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Office: (833) 722-7853

5601 Bridge Street

Suite 315

Fort Worth TX 76112

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Real Estate

To Buy or Not To Buy...What's Next?

The struggle to decide whether to buy or sell your home is one of the most important financial decisions that many of us will make in our lifetimes. For most Americans, a home is where their largest storage of wealth exists. For others, especially first time buyers, buying a home can be a daunting, and sometimes a daunting task. While others, like renters, might simply feel like they have no other alternative. The questions that everyone in some form or another ask are: “What will be the value of this decision?” or “Can I afford it?”

 

The question to buy or rent gets more complicated when markets heat up, for residents of Tarrant County, most home values have steadily increased with a major spike in 2017. According to recent real estate market sales, values have increased in the last four years, our local Multiple Listing System (MLS), The North Texas Real Estate Information System (NTREIS) provides a detailed snapshot of the market which can be provided to you by our team. 

 

Here is a quick comparison: 

Buying
Initial costs are the costs you incur when you go to the closing of the home you are purchasing. This includes the down payment and other fees.

 

Recurring costs are expenses you will have to pay monthly or yearly in owning your home.

  • These include mortgage payments, condo fees (or other community living fees),

  • Maintenance and renovation costs

  • Property taxes and homeowner’s insurance. Property taxes.

  • The interest part of the mortgage payment and, in some cases, a portion of the common charges are tax deductible.

The resulting tax savings is accounted for in each item’s totals. The mortgage payment amount increases each year for the term of the loan because the tax credit shrinks each year as the interest portion of the payments becomes smaller.

 

Opportunity costs are tracked for the initial purchase costs and for the recurring costs. The former will give you an idea of how much you could have made if you had invested the down payment instead of buying your home.

 

Net proceeds are the amount of money you receive from the sale of your home minus the closing costs, which includes the broker’s commission and other fees, the remaining principal balance that you pay to your mortgage bank and any tax you have to pay on profit that exceeds your capital gains exclusion. If your total is negative, it means you have done very well: You made enough of a profit that it covered not only the cost of your home but also all of your recurring expenses.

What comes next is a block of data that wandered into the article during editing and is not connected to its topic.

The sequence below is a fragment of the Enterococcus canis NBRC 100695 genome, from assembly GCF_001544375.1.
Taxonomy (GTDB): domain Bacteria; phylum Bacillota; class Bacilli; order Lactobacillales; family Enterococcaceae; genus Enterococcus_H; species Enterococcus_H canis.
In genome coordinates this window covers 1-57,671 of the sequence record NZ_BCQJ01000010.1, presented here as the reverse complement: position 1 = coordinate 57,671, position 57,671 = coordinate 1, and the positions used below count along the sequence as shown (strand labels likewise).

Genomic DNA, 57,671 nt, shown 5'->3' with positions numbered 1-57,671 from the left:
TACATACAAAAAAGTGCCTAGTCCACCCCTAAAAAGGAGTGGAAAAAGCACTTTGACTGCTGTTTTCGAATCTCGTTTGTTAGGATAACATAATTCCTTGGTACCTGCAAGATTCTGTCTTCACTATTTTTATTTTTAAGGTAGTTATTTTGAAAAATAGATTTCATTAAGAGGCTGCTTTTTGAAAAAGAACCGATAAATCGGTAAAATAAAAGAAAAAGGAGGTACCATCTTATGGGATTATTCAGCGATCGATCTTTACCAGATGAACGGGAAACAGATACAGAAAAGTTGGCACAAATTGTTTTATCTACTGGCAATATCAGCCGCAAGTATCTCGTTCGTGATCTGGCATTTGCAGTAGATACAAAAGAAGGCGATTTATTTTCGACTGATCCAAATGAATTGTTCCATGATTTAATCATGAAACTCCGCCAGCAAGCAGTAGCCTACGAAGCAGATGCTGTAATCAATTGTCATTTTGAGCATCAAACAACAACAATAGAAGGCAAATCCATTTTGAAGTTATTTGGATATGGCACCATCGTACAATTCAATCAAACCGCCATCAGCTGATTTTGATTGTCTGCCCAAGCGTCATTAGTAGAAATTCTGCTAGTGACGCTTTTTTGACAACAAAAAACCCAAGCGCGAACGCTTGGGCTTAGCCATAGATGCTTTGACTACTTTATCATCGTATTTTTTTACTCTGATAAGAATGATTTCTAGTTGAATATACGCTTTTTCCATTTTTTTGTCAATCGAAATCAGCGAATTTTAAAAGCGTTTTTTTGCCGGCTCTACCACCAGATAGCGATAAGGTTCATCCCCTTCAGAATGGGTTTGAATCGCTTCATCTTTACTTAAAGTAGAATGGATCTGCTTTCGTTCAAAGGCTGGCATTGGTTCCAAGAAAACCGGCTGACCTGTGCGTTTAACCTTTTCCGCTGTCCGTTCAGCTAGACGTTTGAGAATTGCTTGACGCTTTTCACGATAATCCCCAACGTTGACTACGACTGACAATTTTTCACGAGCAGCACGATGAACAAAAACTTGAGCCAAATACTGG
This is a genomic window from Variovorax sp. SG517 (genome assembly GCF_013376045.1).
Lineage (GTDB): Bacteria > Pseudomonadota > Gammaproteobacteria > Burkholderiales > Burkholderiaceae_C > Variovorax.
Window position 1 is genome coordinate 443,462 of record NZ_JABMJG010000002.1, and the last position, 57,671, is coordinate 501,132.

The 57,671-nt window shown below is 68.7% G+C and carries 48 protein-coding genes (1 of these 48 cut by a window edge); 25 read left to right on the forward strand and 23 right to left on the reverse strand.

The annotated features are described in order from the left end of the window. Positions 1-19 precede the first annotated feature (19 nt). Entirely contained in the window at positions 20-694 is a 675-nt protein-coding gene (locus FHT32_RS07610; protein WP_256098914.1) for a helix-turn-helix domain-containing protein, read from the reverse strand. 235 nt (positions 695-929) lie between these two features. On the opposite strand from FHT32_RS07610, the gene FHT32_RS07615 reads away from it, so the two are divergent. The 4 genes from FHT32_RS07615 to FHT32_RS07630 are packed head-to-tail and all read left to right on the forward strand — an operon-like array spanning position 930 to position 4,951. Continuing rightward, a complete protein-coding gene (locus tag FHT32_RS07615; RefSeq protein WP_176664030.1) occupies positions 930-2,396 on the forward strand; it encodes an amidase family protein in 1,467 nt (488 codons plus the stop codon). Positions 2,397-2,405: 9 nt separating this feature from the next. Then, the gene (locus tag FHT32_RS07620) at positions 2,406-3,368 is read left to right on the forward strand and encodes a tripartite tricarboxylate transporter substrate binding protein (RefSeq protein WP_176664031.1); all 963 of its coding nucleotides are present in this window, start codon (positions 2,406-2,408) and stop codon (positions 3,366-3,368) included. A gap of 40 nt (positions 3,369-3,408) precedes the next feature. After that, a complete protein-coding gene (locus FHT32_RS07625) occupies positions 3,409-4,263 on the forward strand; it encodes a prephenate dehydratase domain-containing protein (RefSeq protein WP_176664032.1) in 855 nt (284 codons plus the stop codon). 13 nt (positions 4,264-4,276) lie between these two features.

The financial benefits of homeownership

Evident year round, but particularly around tax time – they seem to jump off the page!

 

  • Homeownership Builds Personal Wealth Over Time.

  • You Build Equity Every Month.

  • You Reap Mortgage Tax Deduction Benefits.

  • Tax Deductions on Home Equity Lines.

  • You Get a Capital Gains Exclusion.

  • Personal property without restrictions often by a Landlord.

  • Allows creative control of the property.

  • Property can be rented generating income from renting.

  • Tax deductions related to income-generating properties.

 

 

 

Renting
Initial costs include the rent security deposit and, if applicable, the broker’s fee.

Recurring costs include the monthly rent and the cost of renter’s insurance.

Opportunity costs are calculated each year for both your initial costs and your recurring costs.

Net proceeds include the return of the rental security deposit, which typically occurs at the end of a lease.

 

Which is better? 

While renting has a smaller initial investment (down payment, little or no maintenance fees and no taxes...), renters also do not enjoy the benefits of homeownership.  For example: if someone would have purchased a home in 2014, with a purchase price of around $180,000, and sold the same property (in good condition) at the peak of the summer of 2017 the same home could have garnished a sales price of around $280,000 with a gross net profit of $100,000 (before closing costs).  However, if someone would have rented the same home in 2014, at the end of the lease in the summer of 2017, the renter would have received a refund of their deposit estimated at $1,500 or one month's rent (if the home was left in good condition and no repairs are required).  The renter actually paid down the owners mortgage for about 36 months.

 

The benefits of renting include:

  • Financial flexibility. Think of a ocean liner and a speedboat. ...

  • Financial stability. ...

  • Career flexibility. ...

  • Low maintenance costs. ...

  • No market risk. ...

  • You don't pay taxes or insurance directly. ...

  • No cash outlay required. ...

  • Some bills are included in the rental price.

 

We here at Premier Castle Realty Team won’t make one of the largest financial decisions of your life for you, buying or selling a home, but we’ll help get you there. As part of our “exceeding expectations”  process of buying or selling your home, we offer some of the best professionals in the industry that cover The Dallas-Fort Worth TX area.  If you’re in the early thinking stages, we can assist you with a free consultation, it costs you nothing. Contact any of our Premier Castle Realty Team today: (855) 522-2785